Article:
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Who really pays the costs for sports fields?
The Nov. 24 article about the master-plan finalist contained the following message: “Sports teams that use park-maintained soccer fields will be asked to bear 50 percent of the upkeep costs.” Does anyone see what’s wrong with this idea? Don’t we already pay ALL of the costs? If not, then who is?
John Rybon

Taxes going to the feds take away from money spent in Evergreen
Hannah Hayes just doesn’t get it when she advocates in her Nov. 17 column taxing the wealthiest 2 percent only “an extra few thousand more each.” The point she forgets is that every dollar that goes to Washington, D.C., is one less dollar spent here in Evergreen.
That’s one less dollar for lunch or dinner at the Whippletree Restaurant, he Stagecoach Grill, Da Kind Soups, Tuscany Tavern and other local restaurants we frequent. That’s one less dollar for the Foothills Animal Shelter or Charlie’s Place. One less dollar for Canyon Tack and Feed, Bergen Park Liquors, The Baglery, Evergreen Crafters or all the other local business that the Canyon Courier advocates for in the classifieds when it says, “Support our advertisers … Shop locally.” Oh … and one less dollar for subscriptions to the Canyon Courier. And it’s not just dollars to local businesses that are affected, it’s sales tax revenues to local schools, city and county services. Yes, every dollar she advocates sending to Washington is one less dollar she advocates not spending in Evergreen. So much for supporting our advertisers, Hannah.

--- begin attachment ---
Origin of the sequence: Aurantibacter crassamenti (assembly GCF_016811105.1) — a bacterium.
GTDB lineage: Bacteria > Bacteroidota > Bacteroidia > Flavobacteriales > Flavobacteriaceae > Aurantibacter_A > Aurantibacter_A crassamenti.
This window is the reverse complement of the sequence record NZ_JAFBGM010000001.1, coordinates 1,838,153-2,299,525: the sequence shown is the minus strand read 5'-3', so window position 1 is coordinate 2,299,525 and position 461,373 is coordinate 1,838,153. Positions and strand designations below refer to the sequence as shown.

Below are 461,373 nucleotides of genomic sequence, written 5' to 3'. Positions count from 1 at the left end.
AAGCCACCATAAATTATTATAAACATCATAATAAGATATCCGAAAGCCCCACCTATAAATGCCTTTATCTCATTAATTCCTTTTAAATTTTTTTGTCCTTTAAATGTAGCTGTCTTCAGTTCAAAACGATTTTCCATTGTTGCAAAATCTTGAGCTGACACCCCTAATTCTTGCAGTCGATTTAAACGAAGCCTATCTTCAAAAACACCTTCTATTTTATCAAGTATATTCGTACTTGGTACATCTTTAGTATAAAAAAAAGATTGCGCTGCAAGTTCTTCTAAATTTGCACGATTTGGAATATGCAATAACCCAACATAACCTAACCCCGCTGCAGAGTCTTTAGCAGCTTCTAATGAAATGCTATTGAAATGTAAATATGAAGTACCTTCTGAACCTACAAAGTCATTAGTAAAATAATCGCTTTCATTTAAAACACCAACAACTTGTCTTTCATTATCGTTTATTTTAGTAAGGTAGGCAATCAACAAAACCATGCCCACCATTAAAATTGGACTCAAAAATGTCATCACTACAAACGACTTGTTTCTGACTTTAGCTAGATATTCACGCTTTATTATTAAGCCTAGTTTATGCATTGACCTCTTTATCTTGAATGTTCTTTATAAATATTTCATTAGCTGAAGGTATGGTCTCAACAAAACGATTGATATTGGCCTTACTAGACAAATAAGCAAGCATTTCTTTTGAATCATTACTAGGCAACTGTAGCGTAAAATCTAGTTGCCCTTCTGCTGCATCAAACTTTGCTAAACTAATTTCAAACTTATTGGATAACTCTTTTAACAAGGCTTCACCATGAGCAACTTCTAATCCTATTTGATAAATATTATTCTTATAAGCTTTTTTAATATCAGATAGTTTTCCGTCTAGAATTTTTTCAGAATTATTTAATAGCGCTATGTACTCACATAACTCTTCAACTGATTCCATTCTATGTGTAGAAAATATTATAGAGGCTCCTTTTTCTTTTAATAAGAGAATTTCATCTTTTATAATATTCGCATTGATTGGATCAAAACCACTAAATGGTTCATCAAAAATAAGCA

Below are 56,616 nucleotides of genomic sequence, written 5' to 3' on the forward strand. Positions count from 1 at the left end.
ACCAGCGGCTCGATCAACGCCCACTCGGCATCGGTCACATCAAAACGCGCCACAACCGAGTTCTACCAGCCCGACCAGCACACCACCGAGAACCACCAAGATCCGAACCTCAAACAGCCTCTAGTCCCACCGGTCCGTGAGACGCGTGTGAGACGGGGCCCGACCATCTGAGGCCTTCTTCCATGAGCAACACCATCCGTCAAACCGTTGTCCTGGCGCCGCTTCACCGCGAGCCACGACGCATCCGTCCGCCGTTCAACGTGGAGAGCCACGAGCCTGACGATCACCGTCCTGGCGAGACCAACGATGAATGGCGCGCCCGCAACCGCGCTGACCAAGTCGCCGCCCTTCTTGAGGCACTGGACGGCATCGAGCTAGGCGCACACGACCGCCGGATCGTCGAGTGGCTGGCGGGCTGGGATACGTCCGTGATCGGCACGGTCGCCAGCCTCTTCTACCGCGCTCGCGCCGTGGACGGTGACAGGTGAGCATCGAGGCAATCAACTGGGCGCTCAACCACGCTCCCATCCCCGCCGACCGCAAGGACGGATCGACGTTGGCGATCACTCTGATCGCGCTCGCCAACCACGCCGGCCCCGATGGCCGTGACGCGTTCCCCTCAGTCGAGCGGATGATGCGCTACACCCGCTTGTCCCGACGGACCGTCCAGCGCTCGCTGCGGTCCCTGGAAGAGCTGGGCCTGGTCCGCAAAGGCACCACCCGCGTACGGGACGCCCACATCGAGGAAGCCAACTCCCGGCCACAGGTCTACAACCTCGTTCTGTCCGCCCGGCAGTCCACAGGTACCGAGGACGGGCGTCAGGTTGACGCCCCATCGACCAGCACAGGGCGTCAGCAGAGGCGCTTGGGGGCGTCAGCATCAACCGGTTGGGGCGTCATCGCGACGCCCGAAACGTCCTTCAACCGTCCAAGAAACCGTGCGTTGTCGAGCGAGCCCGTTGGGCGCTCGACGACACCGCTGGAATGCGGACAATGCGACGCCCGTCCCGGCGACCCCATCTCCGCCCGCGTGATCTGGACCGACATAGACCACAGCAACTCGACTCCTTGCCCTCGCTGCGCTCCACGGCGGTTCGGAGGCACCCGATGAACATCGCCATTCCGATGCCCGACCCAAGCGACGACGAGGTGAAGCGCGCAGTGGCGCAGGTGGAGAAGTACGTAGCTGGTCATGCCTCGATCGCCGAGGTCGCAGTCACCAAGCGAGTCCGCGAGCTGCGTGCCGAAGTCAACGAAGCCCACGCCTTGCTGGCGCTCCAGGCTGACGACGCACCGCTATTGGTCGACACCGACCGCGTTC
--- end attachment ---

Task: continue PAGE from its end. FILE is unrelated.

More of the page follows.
Lastly, I, like many of the owners of the above-mentioned local businesses, work hard every day for what I earn. And I truly resent the “you don’t need it attitude” of people like Hannah Hayes who believe they should have a say in what happens to money that other people work hard for and earn. Until they “punch the clock” with me — not your money, not your say, not your right. So, Evergreen, where do you want my money to go?
Dennis Gitt

Classrooms need concealed-entry point
They got lucky in Marinette, Wis.
In the aftermath of the death of student Emily Keyes in a Colorado high school, I suggested to the sheriff that every classroom have a concealed-emergency entrance area — a “thin-wall” area wide enough for a forced entry by law enforcement.
Only teachers and those with access to the school framing design would know where the secret entrance was. Inside the classroom, it might be the wall behind the flag or the area behind the teacher’s desk.
Retrofitting every classroom in America with an emergency-concealed entrance point might be useful. Certainly new schools ought to consider hostage situations, which are happening too often. Of course Columbine should provide the answers since we always hear about copycats and anything related to the massacre of 1999.
It would take carpenters only a few hours per room to make a hole in a wall, depending of course on rerouting of wiring or utilities inside the existing framing. Simply install a header and remove a stud, then reapply sheetrock or other easily breeched break-away paneling.
Steve Schweitzberger

Columbine secrets must be told
Columbine is in the news again, this time in connection with the tragic events involving the Australian twins who apparently entered into a double suicide pact. We should not be surprised that the stories about Columbine keep coming so many years after the murders. I don’t believe there can be final closure because much of the truth about that horrific day and the events before and after it remains closely guarded secrets.